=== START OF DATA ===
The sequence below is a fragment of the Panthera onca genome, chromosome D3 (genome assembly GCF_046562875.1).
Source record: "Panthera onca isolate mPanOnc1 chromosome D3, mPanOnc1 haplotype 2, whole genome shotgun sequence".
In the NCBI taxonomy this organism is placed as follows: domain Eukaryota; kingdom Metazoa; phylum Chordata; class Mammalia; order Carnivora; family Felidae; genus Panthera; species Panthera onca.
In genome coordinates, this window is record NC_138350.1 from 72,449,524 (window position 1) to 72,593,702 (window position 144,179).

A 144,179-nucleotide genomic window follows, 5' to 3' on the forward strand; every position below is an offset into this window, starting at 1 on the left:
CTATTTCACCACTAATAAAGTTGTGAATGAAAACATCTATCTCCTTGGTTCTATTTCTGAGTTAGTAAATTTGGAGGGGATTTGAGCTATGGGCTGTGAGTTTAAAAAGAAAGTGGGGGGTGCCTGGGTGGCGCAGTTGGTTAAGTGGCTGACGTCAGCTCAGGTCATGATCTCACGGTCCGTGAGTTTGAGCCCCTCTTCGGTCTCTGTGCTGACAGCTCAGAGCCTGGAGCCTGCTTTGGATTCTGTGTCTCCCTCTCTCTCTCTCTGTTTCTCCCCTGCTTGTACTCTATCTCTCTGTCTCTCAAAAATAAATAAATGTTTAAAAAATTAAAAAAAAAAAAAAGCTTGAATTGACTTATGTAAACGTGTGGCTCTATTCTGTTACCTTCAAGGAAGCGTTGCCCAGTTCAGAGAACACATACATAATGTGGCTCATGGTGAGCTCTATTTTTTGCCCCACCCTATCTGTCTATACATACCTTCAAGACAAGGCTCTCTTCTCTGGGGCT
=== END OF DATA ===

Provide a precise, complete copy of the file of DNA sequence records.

The sequence below is a fragment of the Panthera onca genome, chromosome D3 (genome assembly GCF_046562875.1).
Source record: "Panthera onca isolate mPanOnc1 chromosome D3, mPanOnc1 haplotype 2, whole genome shotgun sequence".
In the NCBI taxonomy this organism is placed as follows: domain Eukaryota; kingdom Metazoa; phylum Chordata; class Mammalia; order Carnivora; family Felidae; genus Panthera; species Panthera onca.
In genome coordinates, this window is record NC_138350.1 from 72,449,524 (window position 1) to 72,593,702 (window position 144,179).

A 144,179-nucleotide genomic window follows, 5' to 3' on the forward strand; every position below is an offset into this window, starting at 1 on the left:
CTATTTCACCACTAATAAAGTTGTGAATGAAAACATCTATCTCCTTGGTTCTATTTCTGAGTTAGTAAATTTGGAGGGGATTTGAGCTATGGGCTGTGAGTTTAAAAAGAAAGTGGGGGGTGCCTGGGTGGCGCAGTTGGTTAAGTGGCTGACGTCAGCTCAGGTCATGATCTCACGGTCCGTGAGTTTGAGCCCCTCTTCGGTCTCTGTGCTGACAGCTCAGAGCCTGGAGCCTGCTTTGGATTCTGTGTCTCCCTCTCTCTCTCTCTGTTTCTCCCCTGCTTGTACTCTATCTCTCTGTCTCTCAAAAATAAATAAATGTTTAAAAAATTAAAAAAAAAAAAAAGCTTGAATTGACTTATGTAAACGTGTGGCTCTATTCTGTTACCTTCAAGGAAGCGTTGCCCAGTTCAGAGAACACATACATAATGTGGCTCATGGTGAGCTCTATTTTTTGCCCCACCCTATCTGTCTATACATACCTTCAAGACAAGGCTCTCTTCTCTGGGGCT